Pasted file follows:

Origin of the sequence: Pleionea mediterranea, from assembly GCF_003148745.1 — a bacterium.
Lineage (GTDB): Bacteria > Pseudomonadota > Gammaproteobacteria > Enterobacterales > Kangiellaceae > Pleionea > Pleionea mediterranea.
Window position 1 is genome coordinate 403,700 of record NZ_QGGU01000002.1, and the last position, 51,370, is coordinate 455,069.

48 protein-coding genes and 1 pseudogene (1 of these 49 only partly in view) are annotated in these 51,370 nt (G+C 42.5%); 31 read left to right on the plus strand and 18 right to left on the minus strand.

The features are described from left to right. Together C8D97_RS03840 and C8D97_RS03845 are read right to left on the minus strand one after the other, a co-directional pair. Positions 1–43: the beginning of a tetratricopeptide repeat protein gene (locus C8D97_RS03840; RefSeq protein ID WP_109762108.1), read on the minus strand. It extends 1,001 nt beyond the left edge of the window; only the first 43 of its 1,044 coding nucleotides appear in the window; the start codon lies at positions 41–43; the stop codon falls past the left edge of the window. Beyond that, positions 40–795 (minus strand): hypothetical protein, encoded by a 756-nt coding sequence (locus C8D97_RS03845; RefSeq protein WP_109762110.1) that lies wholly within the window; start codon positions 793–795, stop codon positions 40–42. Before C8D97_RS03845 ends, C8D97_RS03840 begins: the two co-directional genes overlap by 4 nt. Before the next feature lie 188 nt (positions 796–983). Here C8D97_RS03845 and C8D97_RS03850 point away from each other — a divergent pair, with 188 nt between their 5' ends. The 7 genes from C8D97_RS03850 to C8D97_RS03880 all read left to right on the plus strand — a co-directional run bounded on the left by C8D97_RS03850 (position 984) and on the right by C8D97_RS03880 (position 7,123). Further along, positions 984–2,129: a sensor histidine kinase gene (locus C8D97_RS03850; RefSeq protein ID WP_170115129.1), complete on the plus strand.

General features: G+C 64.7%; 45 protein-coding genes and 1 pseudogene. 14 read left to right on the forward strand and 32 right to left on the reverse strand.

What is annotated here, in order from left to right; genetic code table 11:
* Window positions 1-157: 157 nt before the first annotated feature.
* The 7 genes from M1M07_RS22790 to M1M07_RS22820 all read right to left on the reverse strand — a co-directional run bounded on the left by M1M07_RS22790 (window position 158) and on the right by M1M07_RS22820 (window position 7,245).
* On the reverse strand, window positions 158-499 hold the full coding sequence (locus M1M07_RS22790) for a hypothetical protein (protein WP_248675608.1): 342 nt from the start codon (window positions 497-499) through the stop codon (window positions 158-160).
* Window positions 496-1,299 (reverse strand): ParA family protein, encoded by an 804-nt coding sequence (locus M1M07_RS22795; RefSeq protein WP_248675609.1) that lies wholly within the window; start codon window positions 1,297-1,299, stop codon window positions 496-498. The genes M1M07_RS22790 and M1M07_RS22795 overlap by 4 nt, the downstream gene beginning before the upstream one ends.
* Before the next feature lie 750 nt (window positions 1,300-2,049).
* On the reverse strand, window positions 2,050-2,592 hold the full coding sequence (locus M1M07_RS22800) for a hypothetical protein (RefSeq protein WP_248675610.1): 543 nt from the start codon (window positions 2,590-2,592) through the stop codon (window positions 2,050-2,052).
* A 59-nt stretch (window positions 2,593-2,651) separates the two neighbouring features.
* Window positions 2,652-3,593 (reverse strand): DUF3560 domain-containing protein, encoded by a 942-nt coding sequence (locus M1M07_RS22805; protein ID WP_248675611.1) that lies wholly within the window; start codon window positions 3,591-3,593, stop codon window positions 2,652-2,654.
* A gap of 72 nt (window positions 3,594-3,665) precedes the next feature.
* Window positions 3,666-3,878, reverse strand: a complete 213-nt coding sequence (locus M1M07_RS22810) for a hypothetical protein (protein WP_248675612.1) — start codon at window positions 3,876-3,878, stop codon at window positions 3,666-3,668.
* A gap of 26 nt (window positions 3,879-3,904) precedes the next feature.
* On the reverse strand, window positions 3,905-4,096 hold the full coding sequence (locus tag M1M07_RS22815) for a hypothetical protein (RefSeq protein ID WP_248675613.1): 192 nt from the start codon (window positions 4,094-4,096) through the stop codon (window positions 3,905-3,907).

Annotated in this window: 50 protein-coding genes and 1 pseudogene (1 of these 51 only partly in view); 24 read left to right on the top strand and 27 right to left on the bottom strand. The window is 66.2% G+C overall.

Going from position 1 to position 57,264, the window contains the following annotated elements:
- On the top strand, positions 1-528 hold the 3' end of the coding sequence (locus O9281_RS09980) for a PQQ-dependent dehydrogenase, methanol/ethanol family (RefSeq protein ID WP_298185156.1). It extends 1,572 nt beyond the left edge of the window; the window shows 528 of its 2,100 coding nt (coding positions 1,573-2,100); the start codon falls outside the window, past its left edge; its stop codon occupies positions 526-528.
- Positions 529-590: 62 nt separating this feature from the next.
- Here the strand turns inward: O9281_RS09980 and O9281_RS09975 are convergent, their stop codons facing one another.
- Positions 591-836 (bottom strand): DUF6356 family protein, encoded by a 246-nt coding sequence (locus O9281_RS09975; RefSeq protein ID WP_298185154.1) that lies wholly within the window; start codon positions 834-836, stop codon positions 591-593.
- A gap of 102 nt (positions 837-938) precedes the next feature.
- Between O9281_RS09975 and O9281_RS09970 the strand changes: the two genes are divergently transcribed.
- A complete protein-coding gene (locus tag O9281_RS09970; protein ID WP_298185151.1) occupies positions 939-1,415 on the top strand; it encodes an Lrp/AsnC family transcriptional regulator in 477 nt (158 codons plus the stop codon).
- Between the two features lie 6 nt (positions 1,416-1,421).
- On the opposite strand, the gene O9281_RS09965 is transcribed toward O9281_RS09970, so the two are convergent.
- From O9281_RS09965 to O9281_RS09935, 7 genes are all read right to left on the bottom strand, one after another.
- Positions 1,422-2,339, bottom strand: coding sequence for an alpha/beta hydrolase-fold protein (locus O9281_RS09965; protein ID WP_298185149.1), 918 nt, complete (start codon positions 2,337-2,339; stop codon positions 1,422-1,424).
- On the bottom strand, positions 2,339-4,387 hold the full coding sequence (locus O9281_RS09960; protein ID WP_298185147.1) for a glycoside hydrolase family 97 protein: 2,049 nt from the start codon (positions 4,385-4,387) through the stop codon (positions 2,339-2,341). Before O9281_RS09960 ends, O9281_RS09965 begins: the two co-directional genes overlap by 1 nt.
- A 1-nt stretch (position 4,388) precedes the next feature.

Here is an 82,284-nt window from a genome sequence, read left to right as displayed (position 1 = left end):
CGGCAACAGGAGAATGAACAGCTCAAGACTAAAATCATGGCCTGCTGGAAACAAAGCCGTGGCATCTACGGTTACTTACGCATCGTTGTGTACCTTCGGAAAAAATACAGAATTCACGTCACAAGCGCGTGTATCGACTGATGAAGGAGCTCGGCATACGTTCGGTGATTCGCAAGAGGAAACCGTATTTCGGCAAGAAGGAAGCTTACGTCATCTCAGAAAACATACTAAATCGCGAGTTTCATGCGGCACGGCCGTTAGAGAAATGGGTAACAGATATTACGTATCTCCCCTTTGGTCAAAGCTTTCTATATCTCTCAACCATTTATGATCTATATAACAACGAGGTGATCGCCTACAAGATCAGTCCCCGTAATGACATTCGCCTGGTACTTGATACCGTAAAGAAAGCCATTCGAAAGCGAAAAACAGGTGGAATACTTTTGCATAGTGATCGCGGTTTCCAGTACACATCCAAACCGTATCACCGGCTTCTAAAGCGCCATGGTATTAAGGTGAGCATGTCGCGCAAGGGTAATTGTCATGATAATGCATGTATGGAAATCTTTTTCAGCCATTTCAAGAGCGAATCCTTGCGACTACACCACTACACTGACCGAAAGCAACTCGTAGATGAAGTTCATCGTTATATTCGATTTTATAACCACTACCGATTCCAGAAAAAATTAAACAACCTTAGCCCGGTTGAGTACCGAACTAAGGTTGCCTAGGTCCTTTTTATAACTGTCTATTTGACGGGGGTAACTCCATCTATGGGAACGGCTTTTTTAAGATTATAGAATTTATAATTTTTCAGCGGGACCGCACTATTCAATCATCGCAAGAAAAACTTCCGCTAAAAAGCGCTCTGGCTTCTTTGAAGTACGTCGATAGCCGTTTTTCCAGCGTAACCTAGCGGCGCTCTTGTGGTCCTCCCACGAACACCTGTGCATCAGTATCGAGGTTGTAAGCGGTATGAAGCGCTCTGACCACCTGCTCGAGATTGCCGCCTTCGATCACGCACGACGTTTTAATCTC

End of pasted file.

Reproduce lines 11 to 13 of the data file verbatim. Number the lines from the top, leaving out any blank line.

* Window positions 496-1,299 (reverse strand): ParA family protein, encoded by an 804-nt coding sequence (locus M1M07_RS22795; RefSeq protein WP_248675609.1) that lies wholly within the window; start codon window positions 1,297-1,299, stop codon window positions 496-498. The genes M1M07_RS22790 and M1M07_RS22795 overlap by 4 nt, the downstream gene beginning before the upstream one ends.
* Before the next feature lie 750 nt (window positions 1,300-2,049).
* On the reverse strand, window positions 2,050-2,592 hold the full coding sequence (locus M1M07_RS22800) for a hypothetical protein (RefSeq protein WP_248675610.1): 543 nt from the start codon (window positions 2,590-2,592) through the stop codon (window positions 2,050-2,052).